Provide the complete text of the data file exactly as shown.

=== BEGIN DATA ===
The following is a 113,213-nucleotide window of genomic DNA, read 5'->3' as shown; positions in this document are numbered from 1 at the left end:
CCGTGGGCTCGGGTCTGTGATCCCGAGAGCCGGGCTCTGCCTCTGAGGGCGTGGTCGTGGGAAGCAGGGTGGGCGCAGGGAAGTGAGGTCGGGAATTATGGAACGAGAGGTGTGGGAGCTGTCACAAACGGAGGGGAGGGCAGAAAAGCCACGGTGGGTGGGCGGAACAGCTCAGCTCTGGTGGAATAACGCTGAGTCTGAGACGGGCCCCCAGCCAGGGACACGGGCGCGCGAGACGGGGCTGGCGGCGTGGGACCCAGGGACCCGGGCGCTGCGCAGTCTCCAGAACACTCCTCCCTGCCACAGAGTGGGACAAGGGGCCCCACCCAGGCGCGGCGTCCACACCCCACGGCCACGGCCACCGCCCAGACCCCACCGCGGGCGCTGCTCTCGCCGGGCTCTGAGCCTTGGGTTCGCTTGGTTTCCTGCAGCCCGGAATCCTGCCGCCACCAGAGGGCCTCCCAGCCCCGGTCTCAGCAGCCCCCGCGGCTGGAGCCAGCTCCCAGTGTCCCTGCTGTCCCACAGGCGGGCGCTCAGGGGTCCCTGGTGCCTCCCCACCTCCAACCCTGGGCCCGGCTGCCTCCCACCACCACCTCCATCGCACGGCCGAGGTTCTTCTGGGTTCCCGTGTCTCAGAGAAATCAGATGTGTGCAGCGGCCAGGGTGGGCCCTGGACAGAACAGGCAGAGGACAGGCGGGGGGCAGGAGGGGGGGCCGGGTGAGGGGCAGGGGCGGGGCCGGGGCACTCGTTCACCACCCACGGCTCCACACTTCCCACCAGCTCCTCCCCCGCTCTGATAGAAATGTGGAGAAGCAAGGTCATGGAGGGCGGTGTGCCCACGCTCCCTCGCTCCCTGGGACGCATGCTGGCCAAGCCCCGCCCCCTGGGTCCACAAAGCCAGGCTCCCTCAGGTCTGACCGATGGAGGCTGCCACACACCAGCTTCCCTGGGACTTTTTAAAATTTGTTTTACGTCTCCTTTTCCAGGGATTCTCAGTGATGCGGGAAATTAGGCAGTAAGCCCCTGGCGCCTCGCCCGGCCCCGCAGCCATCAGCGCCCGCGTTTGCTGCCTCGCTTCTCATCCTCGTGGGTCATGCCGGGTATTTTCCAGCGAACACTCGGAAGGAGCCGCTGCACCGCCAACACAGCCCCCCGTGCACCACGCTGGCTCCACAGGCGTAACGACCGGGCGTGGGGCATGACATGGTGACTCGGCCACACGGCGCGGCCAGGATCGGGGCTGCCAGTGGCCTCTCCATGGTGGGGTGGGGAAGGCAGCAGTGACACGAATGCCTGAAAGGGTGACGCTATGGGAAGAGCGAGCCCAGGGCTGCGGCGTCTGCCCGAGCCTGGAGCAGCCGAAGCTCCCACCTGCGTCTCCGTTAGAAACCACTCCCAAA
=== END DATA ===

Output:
The following is a 113,213-nucleotide window of genomic DNA, read 5'->3' as shown; positions in this document are numbered from 1 at the left end:
CCGTGGGCTCGGGTCTGTGATCCCGAGAGCCGGGCTCTGCCTCTGAGGGCGTGGTCGTGGGAAGCAGGGTGGGCGCAGGGAAGTGAGGTCGGGAATTATGGAACGAGAGGTGTGGGAGCTGTCACAAACGGAGGGGAGGGCAGAAAAGCCACGGTGGGTGGGCGGAACAGCTCAGCTCTGGTGGAATAACGCTGAGTCTGAGACGGGCCCCCAGCCAGGGACACGGGCGCGCGAGACGGGGCTGGCGGCGTGGGACCCAGGGACCCGGGCGCTGCGCAGTCTCCAGAACACTCCTCCCTGCCACAGAGTGGGACAAGGGGCCCCACCCAGGCGCGGCGTCCACACCCCACGGCCACGGCCACCGCCCAGACCCCACCGCGGGCGCTGCTCTCGCCGGGCTCTGAGCCTTGGGTTCGCTTGGTTTCCTGCAGCCCGGAATCCTGCCGCCACCAGAGGGCCTCCCAGCCCCGGTCTCAGCAGCCCCCGCGGCTGGAGCCAGCTCCCAGTGTCCCTGCTGTCCCACAGGCGGGCGCTCAGGGGTCCCTGGTGCCTCCCCACCTCCAACCCTGGGCCCGGCTGCCTCCCACCACCACCTCCATCGCACGGCCGAGGTTCTTCTGGGTTCCCGTGTCTCAGAGAAATCAGATGTGTGCAGCGGCCAGGGTGGGCCCTGGACAGAACAGGCAGAGGACAGGCGGGGGGCAGGAGGGGGGGCCGGGTGAGGGGCAGGGGCGGGGCCGGGGCACTCGTTCACCACCCACGGCTCCACACTTCCCACCAGCTCCTCCCCCGCTCTGATAGAAATGTGGAGAAGCAAGGTCATGGAGGGCGGTGTGCCCACGCTCCCTCGCTCCCTGGGACGCATGCTGGCCAAGCCCCGCCCCCTGGGTCCACAAAGCCAGGCTCCCTCAGGTCTGACCGATGGAGGCTGCCACACACCAGCTTCCCTGGGACTTTTTAAAATTTGTTTTACGTCTCCTTTTCCAGGGATTCTCAGTGATGCGGGAAATTAGGCAGTAAGCCCCTGGCGCCTCGCCCGGCCCCGCAGCCATCAGCGCCCGCGTTTGCTGCCTCGCTTCTCATCCTCGTGGGTCATGCCGGGTATTTTCCAGCGAACACTCGGAAGGAGCCGCTGCACCGCCAACACAGCCCCCCGTGCACCACGCTGGCTCCACAGGCGTAACGACCGGGCGTGGGGCATGACATGGTGACTCGGCCACACGGCGCGGCCAGGATCGGGGCTGCCAGTGGCCTCTCCATGGTGGGGTGGGGAAGGCAGCAGTGACACGAATGCCTGAAAGGGTGACGCTATGGGAAGAGCGAGCCCAGGGCTGCGGCGTCTGCCCGAGCCTGGAGCAGCCGAAGCTCCCACCTGCGTCTCCGTTAGAAACCACTCCCAAA